Once in the escape room, the gang pretty immediately resort to cheating and immediate destruction: A pretty literal manifestation of how bad these characters have become. Here’s where I’m starting to think having the gang at least try to solve the puzzle might have been a better use of a plot about an escape room. Use what you got, people! Then again, there’s a certain shock value that it took the group precisely zero seconds to resort to cheating. Comedy is funny sometimes in that there aren’t necessarily wrong answers (which makes me kind of superfluous, huh?).

What’s more important here is the dynamics between the group as the hierarchy of the characters (Loren/Shoemaker > Abby > Fairbell) carries through their interactions as well as the topic of who was and wasn’t invited to the party.

Meanwhile, Leslie steps it up (always a good thing) in a rare act of selflessness and advocates for the quartet as the union rep in some of the episode’s best dialogue. The day of course is saved by none other than Rod who’s discovered in a backroom under the impression that he’s in a consensual relationship with the school mascot costume.

Aside from an uneventful second act (basically the gang breaking things), this episode represents Sweeney as a worthy foil. Better luck next week, Sweens.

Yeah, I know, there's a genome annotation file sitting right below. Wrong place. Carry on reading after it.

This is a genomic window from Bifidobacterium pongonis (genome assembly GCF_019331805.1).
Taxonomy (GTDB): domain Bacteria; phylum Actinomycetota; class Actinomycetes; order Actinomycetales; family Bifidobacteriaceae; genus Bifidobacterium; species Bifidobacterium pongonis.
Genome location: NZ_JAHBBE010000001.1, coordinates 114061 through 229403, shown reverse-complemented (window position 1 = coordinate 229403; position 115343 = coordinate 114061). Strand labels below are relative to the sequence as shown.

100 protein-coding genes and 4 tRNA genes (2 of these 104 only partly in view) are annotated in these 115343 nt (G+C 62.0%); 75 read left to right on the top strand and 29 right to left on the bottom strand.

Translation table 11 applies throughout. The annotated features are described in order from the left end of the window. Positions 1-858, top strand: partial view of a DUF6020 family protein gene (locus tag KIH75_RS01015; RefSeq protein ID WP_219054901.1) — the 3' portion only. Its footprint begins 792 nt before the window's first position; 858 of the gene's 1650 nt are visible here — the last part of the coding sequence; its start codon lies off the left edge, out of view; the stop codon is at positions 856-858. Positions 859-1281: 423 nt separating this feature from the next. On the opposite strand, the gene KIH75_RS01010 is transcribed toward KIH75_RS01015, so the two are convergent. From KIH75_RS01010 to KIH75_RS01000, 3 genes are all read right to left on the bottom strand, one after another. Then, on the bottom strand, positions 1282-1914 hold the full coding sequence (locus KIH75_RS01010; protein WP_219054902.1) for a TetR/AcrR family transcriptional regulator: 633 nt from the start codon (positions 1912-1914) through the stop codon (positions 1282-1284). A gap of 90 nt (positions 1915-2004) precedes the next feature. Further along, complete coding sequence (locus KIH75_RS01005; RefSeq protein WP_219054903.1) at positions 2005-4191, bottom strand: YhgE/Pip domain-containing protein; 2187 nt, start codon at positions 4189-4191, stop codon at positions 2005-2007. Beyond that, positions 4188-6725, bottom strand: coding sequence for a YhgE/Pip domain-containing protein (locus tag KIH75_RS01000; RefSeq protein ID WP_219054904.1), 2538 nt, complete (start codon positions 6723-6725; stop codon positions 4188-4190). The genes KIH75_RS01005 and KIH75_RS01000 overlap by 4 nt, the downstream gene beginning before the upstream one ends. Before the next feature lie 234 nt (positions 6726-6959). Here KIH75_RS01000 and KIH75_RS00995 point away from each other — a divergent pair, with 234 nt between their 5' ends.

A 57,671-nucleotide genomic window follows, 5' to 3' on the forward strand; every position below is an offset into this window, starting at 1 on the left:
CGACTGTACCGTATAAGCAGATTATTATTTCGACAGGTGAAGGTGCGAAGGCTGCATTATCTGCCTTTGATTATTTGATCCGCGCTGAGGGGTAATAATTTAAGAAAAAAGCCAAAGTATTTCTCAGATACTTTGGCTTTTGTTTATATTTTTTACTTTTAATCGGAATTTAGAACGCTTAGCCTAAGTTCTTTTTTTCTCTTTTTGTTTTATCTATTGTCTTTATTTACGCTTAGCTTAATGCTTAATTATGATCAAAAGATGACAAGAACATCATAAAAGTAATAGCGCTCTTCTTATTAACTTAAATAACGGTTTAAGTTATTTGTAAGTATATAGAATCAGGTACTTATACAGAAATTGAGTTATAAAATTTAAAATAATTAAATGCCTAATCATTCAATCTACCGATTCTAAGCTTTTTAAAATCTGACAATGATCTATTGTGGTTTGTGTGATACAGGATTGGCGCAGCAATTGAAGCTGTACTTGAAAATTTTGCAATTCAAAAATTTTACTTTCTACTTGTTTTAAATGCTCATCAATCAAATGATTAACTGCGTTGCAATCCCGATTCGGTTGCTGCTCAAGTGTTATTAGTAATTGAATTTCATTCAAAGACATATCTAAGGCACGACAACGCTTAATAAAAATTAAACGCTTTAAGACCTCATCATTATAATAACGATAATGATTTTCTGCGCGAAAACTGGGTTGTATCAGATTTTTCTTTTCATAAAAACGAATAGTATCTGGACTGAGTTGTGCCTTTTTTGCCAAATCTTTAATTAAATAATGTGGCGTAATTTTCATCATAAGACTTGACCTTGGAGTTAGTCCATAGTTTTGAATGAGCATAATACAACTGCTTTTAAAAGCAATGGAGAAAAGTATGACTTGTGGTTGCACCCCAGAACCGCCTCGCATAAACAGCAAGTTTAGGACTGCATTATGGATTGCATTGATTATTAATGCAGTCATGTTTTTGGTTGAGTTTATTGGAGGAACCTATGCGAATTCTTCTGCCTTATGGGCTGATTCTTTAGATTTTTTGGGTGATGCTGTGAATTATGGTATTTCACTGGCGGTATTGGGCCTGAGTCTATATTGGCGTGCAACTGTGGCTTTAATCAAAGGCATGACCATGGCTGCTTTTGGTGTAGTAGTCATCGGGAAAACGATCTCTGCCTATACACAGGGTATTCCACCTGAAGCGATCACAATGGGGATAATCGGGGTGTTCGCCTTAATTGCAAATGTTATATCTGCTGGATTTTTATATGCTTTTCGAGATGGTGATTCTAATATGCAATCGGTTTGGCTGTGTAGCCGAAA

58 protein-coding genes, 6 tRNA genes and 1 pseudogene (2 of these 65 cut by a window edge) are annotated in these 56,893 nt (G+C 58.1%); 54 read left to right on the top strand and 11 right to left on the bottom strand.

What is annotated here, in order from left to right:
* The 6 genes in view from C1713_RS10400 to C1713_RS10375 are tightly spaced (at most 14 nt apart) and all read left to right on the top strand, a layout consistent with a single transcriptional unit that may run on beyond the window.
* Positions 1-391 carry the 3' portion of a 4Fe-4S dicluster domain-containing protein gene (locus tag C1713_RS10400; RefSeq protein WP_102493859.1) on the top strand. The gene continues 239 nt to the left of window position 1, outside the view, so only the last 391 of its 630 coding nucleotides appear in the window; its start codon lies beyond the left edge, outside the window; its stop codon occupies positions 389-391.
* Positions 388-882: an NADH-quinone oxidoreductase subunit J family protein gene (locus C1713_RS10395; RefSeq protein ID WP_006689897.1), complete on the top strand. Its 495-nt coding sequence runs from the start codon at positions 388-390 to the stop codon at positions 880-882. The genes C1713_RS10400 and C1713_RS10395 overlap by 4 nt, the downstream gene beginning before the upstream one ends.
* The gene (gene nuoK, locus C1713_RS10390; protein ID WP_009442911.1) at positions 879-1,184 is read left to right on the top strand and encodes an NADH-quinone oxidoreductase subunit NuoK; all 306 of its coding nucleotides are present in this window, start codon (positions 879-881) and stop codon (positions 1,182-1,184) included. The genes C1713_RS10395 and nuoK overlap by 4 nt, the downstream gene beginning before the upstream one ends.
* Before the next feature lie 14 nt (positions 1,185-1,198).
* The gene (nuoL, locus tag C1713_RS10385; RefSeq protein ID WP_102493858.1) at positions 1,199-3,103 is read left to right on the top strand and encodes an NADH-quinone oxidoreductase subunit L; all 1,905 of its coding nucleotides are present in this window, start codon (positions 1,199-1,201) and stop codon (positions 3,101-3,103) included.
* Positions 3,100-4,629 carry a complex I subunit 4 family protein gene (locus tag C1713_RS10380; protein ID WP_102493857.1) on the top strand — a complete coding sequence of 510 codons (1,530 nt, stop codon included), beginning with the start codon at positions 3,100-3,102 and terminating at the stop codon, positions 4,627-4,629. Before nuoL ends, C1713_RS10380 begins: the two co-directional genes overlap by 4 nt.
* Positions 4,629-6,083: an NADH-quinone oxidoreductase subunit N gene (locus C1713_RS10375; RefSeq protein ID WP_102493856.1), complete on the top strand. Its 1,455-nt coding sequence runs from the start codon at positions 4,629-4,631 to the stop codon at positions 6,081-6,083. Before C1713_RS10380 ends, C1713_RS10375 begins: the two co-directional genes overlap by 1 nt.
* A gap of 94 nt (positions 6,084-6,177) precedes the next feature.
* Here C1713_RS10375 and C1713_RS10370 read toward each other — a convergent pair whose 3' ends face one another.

Thursday, March 14, 2019

My Week in TV Part IV: Miracle Workers

Miracle Workers (TBS)-Six Days (Episode 4)-Simon Rich demonstrated an ability to make out-of-the-box comedy in “Man Seeking Woman” and if anyone’s going to make a televised response to ride the coat tails of “The Good Place”, he’s a pretty fitting choice. A version of heaven overrun with bureaucratic rabbit holes and enigmatically incompetent officials raises comparisons to “The Good Place” (particularly, the first season) but as the series has progressed, Terry Gilliam’s “Brazil” seems like a more apt reference with all the anachronistic technology and emphasis on bureaucratic overload.

Most of my problems with the series are logistics but they are more nit picks than substantial plot holes that don’t really affect my enjoyment fortunately. There are fair too many easter eggs to enjoy as the show takes us through these labyrinthine delights. The highlight of the week in the humor department was seeing the past lives of three central angels: Sanjay was a cool prince, Eliza was ……[wait for it]….an ersatz Xena Warrior Princess, and Craig was…..[drumroll]…. a caveman who ate dirt in a bog.  The escalation and comic suspense here was priceless and it helps that these comic set pieces fill in blanks and build the world.